By Mark Reaney
Any kind of metal fabrication or welding can pose serious risks, and it’s important to know how to properly use any machinery to avoid injury or death. Unfortunately, myths and misinformation run rampant in the industry, and these can lead to workers making poor decisions or dangerous mistakes.
Let’s take a look at some of these misconceptions to make sure you and your employees stay as safe as possible while operating welding equipment and machinery.
Myth #1: New machines are always safe
It makes sense to believe that the newest machines are the safest, as they’ll be manufactured in line with the most up-to-date safety regulations. However, it’s not safe to assume that just because a machine is new, it’s safe.
For one thing, different countries have different manufacturing and safety standards. This means that certain safeguards that one country’s regulating body may view as mandatory may not be legal requirements in others.
It’s also important to remember that all machinery requires consistent maintenance and upkeep to ensure it remains in good working order. While new machines may take longer to wear or break down, all parts and safeguards should always be checked every use to maintain consistent safety.
Myth #2: Old machines are exempt from new safety standards
There’s a common belief that older machines built prior to the creation of certain safety measures are simply grandfathered in and don’t need to comply with the latest regulations. This is not true at all and is an extremely dangerous misconception that can lead to injury.
Older welding machinery can be a great option, but needs to be purchased from a reputable supplier that ensures it meets the most recent safety standards. This, of course, means that dealers need to keep up to date with the addition of new safety standards in the welding industry. The description itself should contain the make and model of the welder, how old it is, what condition it is in, and what, if any, accessories come with it.
All machines should be regularly maintained and serviced by a technical engineer, and if a fault or non-compliance is found, it should be removed from use until it is able to be repaired or updated.
When you’re looking to buy a used welding machine, you should also look for machines that are in good condition with detachable, easy to replace parts, particularly consumables that wear out. For instance, MIG welders use a torch – this is a consumable and will need to be replaced to achieve the best results.
If you are unable to bring older welding machines up to the standard required, they must be replaced to ensure the safety of all workers.
Myth #3: HSE guidelines and ACOPs are advice, not law
There’s some truth to this, but it’s worth looking at in more detail.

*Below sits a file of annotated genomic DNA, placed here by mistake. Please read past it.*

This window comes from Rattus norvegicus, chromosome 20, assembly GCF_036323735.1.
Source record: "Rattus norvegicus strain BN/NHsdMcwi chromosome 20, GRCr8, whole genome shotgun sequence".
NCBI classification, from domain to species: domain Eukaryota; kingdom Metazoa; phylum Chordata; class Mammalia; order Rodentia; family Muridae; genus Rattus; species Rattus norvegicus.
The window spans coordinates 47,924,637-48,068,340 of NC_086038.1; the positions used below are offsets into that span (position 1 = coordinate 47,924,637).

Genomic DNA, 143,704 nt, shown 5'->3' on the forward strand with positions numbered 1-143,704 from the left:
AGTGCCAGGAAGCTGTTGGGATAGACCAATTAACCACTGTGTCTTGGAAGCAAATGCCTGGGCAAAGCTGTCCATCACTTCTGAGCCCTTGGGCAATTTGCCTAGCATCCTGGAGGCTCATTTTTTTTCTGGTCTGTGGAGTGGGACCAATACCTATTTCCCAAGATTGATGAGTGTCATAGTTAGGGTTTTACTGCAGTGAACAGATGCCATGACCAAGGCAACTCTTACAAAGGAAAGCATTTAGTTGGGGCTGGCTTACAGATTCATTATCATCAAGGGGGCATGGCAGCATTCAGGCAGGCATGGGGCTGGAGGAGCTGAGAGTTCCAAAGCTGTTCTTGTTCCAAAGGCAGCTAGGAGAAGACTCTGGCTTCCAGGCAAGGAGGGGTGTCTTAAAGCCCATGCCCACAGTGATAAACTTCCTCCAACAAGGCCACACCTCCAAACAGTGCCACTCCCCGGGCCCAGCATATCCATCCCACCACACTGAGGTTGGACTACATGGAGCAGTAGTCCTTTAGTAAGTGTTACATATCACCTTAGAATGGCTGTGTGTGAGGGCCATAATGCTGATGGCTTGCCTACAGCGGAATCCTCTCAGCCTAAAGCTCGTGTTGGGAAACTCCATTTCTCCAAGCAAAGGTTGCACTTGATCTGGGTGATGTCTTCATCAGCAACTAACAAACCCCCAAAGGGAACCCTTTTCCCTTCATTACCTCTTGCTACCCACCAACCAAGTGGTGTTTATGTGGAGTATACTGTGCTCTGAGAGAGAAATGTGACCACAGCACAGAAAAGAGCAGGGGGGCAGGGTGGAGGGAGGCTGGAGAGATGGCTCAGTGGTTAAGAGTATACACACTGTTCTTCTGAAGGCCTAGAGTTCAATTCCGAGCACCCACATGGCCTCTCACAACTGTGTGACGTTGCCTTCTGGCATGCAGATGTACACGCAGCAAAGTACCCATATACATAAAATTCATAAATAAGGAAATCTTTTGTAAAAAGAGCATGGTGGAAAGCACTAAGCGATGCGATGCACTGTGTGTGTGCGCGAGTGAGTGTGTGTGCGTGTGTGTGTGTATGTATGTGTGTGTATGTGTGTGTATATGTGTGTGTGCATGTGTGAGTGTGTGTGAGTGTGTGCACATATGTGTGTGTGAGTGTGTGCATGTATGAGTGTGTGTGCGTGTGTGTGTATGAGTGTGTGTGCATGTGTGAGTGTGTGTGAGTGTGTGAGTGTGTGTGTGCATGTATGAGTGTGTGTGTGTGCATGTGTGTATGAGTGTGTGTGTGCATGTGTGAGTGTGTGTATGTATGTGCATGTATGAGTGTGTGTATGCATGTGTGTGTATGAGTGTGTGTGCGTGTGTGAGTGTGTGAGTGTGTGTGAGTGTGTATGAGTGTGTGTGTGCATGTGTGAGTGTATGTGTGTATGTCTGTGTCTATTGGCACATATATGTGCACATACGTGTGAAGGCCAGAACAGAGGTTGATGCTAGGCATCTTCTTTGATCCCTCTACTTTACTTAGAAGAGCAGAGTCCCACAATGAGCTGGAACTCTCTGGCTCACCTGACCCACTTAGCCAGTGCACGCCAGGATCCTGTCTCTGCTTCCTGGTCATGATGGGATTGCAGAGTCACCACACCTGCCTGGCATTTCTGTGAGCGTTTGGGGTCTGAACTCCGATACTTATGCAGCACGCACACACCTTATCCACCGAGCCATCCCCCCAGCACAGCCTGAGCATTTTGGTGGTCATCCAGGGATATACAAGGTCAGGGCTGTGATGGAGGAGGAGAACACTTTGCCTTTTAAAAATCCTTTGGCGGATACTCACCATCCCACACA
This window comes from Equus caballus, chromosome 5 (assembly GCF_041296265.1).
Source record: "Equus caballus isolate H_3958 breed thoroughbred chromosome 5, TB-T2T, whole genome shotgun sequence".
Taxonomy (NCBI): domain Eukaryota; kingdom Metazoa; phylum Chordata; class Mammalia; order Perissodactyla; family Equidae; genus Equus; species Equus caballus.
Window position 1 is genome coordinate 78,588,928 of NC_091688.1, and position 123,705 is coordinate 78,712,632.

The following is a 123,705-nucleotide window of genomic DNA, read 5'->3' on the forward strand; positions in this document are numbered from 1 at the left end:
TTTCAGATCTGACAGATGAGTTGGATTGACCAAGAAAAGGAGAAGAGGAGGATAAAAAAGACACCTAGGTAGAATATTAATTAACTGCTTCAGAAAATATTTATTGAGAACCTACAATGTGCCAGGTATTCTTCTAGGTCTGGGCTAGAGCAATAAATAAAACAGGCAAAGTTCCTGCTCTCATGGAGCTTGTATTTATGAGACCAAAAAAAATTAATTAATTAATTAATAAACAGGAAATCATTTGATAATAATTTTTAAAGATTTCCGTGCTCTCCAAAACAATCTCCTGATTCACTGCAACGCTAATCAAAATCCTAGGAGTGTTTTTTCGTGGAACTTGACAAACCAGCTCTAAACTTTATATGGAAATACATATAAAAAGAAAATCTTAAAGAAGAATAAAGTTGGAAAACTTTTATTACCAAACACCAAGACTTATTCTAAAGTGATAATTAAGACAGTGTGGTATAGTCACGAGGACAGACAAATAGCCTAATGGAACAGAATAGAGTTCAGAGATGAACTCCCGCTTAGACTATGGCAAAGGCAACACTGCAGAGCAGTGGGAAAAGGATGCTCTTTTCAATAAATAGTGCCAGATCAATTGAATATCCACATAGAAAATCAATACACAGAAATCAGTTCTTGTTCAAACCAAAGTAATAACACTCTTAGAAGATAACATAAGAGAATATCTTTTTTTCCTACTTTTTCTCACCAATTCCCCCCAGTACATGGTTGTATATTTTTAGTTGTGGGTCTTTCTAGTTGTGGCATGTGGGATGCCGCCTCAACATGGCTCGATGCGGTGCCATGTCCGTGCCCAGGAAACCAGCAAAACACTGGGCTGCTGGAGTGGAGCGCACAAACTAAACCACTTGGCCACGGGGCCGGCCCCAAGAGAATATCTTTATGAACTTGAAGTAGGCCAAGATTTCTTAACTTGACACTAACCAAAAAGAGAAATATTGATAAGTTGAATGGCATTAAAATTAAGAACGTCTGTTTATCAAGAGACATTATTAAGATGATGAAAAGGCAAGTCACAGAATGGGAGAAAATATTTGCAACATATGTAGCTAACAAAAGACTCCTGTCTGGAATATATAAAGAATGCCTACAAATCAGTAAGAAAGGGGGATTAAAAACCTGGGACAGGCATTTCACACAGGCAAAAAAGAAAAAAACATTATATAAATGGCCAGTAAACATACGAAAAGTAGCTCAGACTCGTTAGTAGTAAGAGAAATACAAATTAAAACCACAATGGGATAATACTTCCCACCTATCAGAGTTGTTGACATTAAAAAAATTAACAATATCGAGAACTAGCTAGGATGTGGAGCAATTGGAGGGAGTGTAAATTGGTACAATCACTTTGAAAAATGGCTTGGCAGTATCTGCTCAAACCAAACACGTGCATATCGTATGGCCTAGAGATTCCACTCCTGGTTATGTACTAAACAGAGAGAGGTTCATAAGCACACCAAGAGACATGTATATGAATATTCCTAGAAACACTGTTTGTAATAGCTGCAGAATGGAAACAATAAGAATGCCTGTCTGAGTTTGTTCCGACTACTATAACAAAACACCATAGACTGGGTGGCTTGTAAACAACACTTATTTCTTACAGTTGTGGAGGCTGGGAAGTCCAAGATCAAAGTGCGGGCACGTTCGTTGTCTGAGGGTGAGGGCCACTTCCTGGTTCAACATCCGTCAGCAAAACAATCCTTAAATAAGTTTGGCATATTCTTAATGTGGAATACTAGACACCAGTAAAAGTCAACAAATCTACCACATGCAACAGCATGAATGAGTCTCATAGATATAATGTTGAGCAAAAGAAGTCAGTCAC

The UK’s Health and Safety Executive’s website says: “Following the guidance is not compulsory, unless specifically stated, and you are free to take other action. But if you do follow the guidance you will normally be doing enough to comply with the law. Health and safety inspectors seek to secure compliance with the law and may refer to this guidance.”
With regards to Approved Codes of Practice (ACOPs), HSE states that each Code “gives practical advice on how to comply with the law. If you follow the advice you will be doing enough to comply with the law in respect of those specific matters on which the Code gives advice. You may use alternative methods to those set out in the Code in order to comply with the law.”
However, it goes on to say that “the Code has a special legal status. If you are prosecuted for breach of health and safety law, and it is proved that you did not follow the relevant provisions of the Code, you will need to show that you have complied with the law in some other way or a Court will find you at fault.”
While some elements of these guidelines are not technically legal requirements, the risk of injury, death or prosecution means that it’s not worth the risk to ignore them.
Myth #4: Robotic welding systems are wasteful due to rejected parts
There can be a steep learning curve when it comes to using robotic welding systems, and many people fall foul by thinking the need to rework or reject parts is just a standard part of how they operate.
You can drastically reduce the wasted material, time and cost of rejected parts by investing in proper equipment training. This training may be part of your welding system package and should be regularly updated to ensure efficiency.
Having a member of staff with welding experience who is fully trained in the fine-tuning and calibration of the system is essential to ensure that you get the best out of the robotic welder. With proper programming, accurate adjustments and regular maintenance, robotic welding systems can be a highly efficient addition to your shop.
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